3 Simulation results » History » Version 27
3. Simulation results¶
Now we have .pcap files with all the informations about the packets exchanged during the Iperf command. We will use Wireshark to produce curves with these files.
First, we will analyze the evolution of sequence numbers.
On the Time/Sequence graph with Wireshark, the upper curve corresponds to the receiver window, the middle one is the TCP segments that are sent and the lowest one is the actual ACK number.
3.1. Evolution of sequence numbers¶
In these two figures we observe a classical evolution of sequence numbers using TCP. We clearly observe the slow start phase during the first 9 seconds and then we are in a congestion avoidance phase without errors. When we zoom on the curve, we can see the packets are sent by burst. This is because we have a huge delay so the transmission is limited by the window size (85KB). Consequently the terminal sends many packets until the window is full, then it has to wait acknowledgments before being able to send again.
Now we will observe the same curves but with PEPsal activated.
On this curve we observe that the slow start phase is quite shorter (around 5 seconds). Consequently we can achieve higher sequence numbers faster, se we increase the throughput.
When we zoom, the behaviour is also very different than without PEPsal. Indeed here we see that the 3 curves (window, TCP segment and ACK) are very close because when a packet is sent, it is acknowledged by the PEP and the delay between the remote terminal and the PEP is negligible.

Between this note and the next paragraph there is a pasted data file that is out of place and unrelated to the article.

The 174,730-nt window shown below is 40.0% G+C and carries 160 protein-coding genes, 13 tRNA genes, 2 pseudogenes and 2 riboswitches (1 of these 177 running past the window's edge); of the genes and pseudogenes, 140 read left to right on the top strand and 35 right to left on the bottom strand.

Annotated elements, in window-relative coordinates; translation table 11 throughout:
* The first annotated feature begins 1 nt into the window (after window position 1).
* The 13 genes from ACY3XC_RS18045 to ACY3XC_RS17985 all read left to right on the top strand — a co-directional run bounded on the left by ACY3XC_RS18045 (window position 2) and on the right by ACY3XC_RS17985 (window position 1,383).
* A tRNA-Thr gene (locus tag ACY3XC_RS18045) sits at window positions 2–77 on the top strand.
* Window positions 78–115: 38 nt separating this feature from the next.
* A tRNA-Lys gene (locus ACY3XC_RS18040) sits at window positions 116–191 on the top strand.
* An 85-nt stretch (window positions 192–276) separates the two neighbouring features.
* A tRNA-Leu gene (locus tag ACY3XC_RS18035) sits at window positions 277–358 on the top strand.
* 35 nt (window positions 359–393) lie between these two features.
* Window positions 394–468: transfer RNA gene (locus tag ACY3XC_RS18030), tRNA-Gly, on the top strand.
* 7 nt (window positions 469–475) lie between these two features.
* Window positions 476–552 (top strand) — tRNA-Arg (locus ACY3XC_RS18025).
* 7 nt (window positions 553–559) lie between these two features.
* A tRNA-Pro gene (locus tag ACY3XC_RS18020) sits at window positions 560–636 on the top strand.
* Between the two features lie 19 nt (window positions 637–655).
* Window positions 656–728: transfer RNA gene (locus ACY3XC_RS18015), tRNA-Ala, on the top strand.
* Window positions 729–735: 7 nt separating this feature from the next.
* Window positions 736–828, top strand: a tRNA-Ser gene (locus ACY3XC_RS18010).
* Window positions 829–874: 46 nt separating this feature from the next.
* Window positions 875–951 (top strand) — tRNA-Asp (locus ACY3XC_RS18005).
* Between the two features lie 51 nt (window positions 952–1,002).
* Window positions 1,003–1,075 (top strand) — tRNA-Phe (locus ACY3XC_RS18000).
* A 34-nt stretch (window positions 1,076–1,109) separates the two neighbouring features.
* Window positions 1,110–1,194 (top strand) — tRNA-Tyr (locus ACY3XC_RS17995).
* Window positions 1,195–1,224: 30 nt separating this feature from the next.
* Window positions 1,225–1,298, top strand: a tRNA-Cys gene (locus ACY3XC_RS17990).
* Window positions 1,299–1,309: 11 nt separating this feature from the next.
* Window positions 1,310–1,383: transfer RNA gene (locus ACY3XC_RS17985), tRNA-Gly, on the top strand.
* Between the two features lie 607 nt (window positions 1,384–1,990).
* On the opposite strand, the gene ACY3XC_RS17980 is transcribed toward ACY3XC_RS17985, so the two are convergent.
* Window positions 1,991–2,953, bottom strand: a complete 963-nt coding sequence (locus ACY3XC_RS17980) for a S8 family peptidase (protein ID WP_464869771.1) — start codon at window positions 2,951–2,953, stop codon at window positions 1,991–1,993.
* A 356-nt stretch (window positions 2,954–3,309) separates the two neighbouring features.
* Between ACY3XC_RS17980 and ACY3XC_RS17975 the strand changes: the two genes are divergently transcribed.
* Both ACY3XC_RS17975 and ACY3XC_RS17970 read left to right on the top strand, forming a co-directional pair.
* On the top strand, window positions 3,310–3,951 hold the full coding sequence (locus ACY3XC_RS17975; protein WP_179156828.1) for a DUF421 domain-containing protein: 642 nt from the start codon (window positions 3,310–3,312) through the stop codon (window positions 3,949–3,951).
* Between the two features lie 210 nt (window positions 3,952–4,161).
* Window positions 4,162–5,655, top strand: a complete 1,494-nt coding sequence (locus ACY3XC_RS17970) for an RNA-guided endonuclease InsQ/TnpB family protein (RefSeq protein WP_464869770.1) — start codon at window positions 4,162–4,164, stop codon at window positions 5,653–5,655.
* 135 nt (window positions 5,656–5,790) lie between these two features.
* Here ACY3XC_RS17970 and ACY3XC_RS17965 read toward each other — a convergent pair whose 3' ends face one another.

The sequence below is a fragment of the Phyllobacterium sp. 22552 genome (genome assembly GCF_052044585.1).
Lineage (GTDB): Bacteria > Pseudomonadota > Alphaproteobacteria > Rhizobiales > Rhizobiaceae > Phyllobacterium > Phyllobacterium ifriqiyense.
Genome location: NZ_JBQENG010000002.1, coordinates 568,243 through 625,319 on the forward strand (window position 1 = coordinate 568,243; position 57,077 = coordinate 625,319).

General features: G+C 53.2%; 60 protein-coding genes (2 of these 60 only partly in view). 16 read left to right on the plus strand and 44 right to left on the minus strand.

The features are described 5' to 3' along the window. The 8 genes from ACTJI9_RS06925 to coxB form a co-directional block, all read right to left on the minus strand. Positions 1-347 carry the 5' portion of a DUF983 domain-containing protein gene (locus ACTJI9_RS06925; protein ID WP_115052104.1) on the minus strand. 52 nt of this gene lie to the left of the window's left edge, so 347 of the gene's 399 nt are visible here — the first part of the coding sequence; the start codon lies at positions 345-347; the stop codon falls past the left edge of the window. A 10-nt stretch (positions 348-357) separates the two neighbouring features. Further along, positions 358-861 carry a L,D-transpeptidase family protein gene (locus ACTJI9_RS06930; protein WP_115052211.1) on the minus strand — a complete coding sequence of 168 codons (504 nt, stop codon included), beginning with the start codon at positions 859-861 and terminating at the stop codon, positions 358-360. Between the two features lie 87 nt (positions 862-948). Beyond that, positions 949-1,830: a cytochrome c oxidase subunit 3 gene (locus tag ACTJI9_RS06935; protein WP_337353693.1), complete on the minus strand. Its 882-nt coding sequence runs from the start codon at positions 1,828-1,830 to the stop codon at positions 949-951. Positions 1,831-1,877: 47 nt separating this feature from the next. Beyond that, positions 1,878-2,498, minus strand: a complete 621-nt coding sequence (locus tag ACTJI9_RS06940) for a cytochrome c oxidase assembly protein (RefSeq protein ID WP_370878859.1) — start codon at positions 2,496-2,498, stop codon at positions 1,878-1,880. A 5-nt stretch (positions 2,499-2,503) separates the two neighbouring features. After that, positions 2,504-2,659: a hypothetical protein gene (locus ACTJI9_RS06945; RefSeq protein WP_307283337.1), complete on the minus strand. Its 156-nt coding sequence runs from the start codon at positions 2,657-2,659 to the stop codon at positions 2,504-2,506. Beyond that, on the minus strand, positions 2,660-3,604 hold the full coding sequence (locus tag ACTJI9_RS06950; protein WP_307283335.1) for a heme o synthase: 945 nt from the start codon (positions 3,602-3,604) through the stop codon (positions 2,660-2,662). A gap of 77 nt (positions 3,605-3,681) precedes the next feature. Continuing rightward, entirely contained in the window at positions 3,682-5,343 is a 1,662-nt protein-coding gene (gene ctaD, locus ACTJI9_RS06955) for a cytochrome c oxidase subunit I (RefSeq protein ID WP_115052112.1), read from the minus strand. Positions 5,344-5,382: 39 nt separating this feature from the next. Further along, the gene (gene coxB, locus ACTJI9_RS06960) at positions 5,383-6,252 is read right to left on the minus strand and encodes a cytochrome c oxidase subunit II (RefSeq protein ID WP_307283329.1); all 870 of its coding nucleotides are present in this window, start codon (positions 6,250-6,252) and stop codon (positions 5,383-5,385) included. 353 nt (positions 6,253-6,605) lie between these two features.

To highlight the improvement due to PEPsal, we decided to decrease the size window to 20KB. We produced the two next curves :
Here the improvement thanks to PEPsal is clear. If we compare the sequence number achieved after 1 second, we get around 8 000 without PEPsal and near to 37 times more with PEPsal, either 300 000.
This part highlight the fact that PEPsal mostly increase the performances in the slow start phase, so it is better to use it when we have to deal with a lot of short connections.
Now, throughput in fonction of time is plotted.
As expected, the throughput is better when we activate PEPsal and this is observable mostly at the beginning of the transmission (slow start phase).
In this part we observe the Round Trip Time (RTT) of each packet.
Without PEPsal we have a RTT quite constant around 600ms. This is legitimate because we added delay on the link to get this RTT. But when we activate PEPsal, the sender is fooled and does not see the satellite link. Consequently the observed RTT is less than 50ms which corresponds to the transmission time along the Ethernet wire and the processing time.